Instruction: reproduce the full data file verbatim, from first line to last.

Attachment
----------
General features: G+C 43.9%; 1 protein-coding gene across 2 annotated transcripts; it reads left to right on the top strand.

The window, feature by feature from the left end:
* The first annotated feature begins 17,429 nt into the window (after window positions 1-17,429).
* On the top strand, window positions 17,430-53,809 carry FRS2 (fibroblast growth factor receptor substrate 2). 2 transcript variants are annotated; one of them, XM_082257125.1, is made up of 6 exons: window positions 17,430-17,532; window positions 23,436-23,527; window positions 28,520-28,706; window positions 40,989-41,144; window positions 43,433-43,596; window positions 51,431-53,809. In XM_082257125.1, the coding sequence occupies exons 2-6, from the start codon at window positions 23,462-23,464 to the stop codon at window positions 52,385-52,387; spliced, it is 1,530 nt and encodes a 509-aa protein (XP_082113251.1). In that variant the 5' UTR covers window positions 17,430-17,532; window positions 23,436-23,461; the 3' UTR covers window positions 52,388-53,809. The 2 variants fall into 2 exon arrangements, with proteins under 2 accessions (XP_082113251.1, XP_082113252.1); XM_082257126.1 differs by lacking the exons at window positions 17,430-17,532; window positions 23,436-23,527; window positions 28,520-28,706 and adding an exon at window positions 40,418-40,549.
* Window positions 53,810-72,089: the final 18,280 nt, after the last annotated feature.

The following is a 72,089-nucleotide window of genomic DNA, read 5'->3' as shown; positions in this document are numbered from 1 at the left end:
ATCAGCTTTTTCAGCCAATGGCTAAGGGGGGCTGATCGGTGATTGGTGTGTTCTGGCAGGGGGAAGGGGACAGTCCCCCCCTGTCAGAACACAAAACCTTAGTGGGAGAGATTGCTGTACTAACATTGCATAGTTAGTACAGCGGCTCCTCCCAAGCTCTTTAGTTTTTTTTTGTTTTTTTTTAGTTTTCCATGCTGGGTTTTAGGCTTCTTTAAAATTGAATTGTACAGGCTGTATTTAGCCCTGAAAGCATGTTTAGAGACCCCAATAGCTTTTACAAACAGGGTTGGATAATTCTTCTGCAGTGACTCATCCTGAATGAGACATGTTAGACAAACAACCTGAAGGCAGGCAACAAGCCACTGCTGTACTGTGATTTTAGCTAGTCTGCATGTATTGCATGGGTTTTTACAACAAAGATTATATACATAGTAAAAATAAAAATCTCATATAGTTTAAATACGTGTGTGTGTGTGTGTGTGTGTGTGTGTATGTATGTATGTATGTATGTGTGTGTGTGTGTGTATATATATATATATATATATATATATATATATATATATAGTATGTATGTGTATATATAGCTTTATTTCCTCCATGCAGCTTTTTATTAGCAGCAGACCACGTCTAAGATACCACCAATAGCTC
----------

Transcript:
General features: G+C 43.9%; 1 protein-coding gene across 2 annotated transcripts; it reads left to right on the top strand.

The window, feature by feature from the left end:
* The first annotated feature begins 17,429 nt into the window (after window positions 1-17,429).
* On the top strand, window positions 17,430-53,809 carry FRS2 (fibroblast growth factor receptor substrate 2). 2 transcript variants are annotated; one of them, XM_082257125.1, is made up of 6 exons: window positions 17,430-17,532; window positions 23,436-23,527; window positions 28,520-28,706; window positions 40,989-41,144; window positions 43,433-43,596; window positions 51,431-53,809. In XM_082257125.1, the coding sequence occupies exons 2-6, from the start codon at window positions 23,462-23,464 to the stop codon at window positions 52,385-52,387; spliced, it is 1,530 nt and encodes a 509-aa protein (XP_082113251.1). In that variant the 5' UTR covers window positions 17,430-17,532; window positions 23,436-23,461; the 3' UTR covers window positions 52,388-53,809. The 2 variants fall into 2 exon arrangements, with proteins under 2 accessions (XP_082113251.1, XP_082113252.1); XM_082257126.1 differs by lacking the exons at window positions 17,430-17,532; window positions 23,436-23,527; window positions 28,520-28,706 and adding an exon at window positions 40,418-40,549.
* Window positions 53,810-72,089: the final 18,280 nt, after the last annotated feature.

The following is a 72,089-nucleotide window of genomic DNA, read 5'->3' as shown; positions in this document are numbered from 1 at the left end:
ATCAGCTTTTTCAGCCAATGGCTAAGGGGGGCTGATCGGTGATTGGTGTGTTCTGGCAGGGGGAAGGGGACAGTCCCCCCCTGTCAGAACACAAAACCTTAGTGGGAGAGATTGCTGTACTAACATTGCATAGTTAGTACAGCGGCTCCTCCCAAGCTCTTTAGTTTTTTTTTGTTTTTTTTTAGTTTTCCATGCTGGGTTTTAGGCTTCTTTAAAATTGAATTGTACAGGCTGTATTTAGCCCTGAAAGCATGTTTAGAGACCCCAATAGCTTTTACAAACAGGGTTGGATAATTCTTCTGCAGTGACTCATCCTGAATGAGACATGTTAGACAAACAACCTGAAGGCAGGCAACAAGCCACTGCTGTACTGTGATTTTAGCTAGTCTGCATGTATTGCATGGGTTTTTACAACAAAGATTATATACATAGTAAAAATAAAAATCTCATATAGTTTAAATACGTGTGTGTGTGTGTGTGTGTGTGTGTGTATGTATGTATGTATGTATGTGTGTGTGTGTGTGTATATATATATATATATATATATATATATATATATATATAGTATGTATGTGTATATATAGCTTTATTTCCTCCATGCAGCTTTTTATTAGCAGCAGACCACGTCTAAGATACCACCAATAGCTC